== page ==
SANOFI, a global healthcare company, has in partnership with the Eastern Regional Hospital (ERH) launched an innovative Diabetes and Hypertension Clinic (DHC) programme.
The partnership will see SANOFI collaborating with ERH for up to two years to promote general disease awareness, training of healthcare workers, disease screening and educating people living with diabetes and hypertension.
The DHC programme is aimed at bringing healthcare closer to the people and help diabetes and hypertension patients in particular to receive effective easy healthcare access.
In a statement copied to the Ghana News Agency, said Dr Kwame Anim-Boamah, ERH Hospital Director at the program's launch, expressed concerns about the rising number of diabetes and hypertension cases in the country but commended the efforts of SANOFI for making ERH the first hospital to benefit from the program.
Madam Folake Odediran, the General Manager Rx and Country Chair, Sanofi Nigeria-Ghana, said the rising burden of diabetes and hypertension was a more concern which required the collaboration of all stakeholders.
She said SANOFI believed that life was a health journey, adding that, "as a health-journey partner, we support patients by providing them with healthcare solutions along their health journey. This underscores our decision to launch a diabetes and hypertension clinic in Ghana as a corporate social responsibility project."
Dr James Appiah-Kusi, Physician Specialist and Head of Diabetic and Hypertension Unit at ERH, expressed gratitude to SANOFI for choosing to collaborate with the hospital and pledged the commitment of the hospital and its management to ensure that the project delivers on its expectations.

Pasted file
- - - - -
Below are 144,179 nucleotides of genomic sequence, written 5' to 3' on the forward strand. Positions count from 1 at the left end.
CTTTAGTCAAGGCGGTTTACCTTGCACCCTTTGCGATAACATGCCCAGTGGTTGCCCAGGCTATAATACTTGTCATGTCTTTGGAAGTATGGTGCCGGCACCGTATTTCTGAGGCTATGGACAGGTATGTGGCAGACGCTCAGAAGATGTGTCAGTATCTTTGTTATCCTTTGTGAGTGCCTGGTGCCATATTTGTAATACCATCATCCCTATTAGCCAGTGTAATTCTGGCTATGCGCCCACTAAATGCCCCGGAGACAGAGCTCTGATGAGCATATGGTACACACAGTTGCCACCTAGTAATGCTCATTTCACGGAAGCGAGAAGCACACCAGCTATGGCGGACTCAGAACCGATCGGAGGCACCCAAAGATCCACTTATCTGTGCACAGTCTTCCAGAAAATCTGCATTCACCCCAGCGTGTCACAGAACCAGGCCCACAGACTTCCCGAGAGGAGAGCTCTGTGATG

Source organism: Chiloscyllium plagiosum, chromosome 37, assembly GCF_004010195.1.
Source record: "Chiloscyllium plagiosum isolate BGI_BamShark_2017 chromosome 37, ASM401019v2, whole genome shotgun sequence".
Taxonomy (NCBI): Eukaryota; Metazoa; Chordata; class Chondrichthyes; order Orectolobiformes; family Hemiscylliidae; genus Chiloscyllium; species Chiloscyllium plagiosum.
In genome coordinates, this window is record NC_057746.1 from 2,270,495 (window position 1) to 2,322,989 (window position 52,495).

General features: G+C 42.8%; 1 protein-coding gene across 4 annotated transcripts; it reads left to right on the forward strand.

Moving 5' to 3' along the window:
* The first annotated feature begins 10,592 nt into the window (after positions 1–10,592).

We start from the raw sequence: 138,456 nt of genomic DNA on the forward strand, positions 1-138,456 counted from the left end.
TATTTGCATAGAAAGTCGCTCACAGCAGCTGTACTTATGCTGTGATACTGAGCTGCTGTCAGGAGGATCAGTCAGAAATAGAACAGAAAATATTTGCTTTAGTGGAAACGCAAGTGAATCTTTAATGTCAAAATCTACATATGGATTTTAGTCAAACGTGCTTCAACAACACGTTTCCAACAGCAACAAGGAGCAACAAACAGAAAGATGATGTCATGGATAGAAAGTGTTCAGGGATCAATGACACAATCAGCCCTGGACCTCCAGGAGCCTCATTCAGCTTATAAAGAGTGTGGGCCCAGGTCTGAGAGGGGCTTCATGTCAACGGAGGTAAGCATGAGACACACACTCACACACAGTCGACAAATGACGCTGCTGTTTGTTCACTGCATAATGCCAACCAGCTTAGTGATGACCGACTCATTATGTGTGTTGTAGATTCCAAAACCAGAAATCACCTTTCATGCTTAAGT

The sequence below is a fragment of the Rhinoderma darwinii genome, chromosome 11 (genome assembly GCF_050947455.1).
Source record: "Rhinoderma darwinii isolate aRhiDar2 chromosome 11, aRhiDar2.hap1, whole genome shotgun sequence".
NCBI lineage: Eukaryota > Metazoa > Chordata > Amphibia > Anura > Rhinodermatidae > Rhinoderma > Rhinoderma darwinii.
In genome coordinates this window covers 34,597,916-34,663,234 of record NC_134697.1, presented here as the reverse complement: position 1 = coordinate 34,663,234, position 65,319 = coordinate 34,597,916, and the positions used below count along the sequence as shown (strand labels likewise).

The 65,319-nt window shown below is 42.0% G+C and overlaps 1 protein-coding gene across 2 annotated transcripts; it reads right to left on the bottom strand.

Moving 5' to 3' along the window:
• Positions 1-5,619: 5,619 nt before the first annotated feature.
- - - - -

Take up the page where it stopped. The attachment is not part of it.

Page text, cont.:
Non-communicable diseases (NCDs) such as cancers, diabetes and hypertension are popularly referred to as “silent killers” because those who have them may be unaware while the diseases may damage the body, reduce the quality of life and ultimately cause premature death.
NCDs are major public health concerns and development challenges as they force people and families into poverty due to huge expenditures on treatment. They impact the quality of life and undercut productivity.
In Ghana, NCDs contribute significantly to illness and disability. The prevalence of adult hypertension appears to be increasing and ranges from 19 percent to 48 percent. The prevalence of adult diabetes in Accra and Kumasi is 6 percent to 9 percent.
However, NCDs are largely preventable and can be effectively managed by taking actions to tackle the risk factors and providing access to quality healthcare.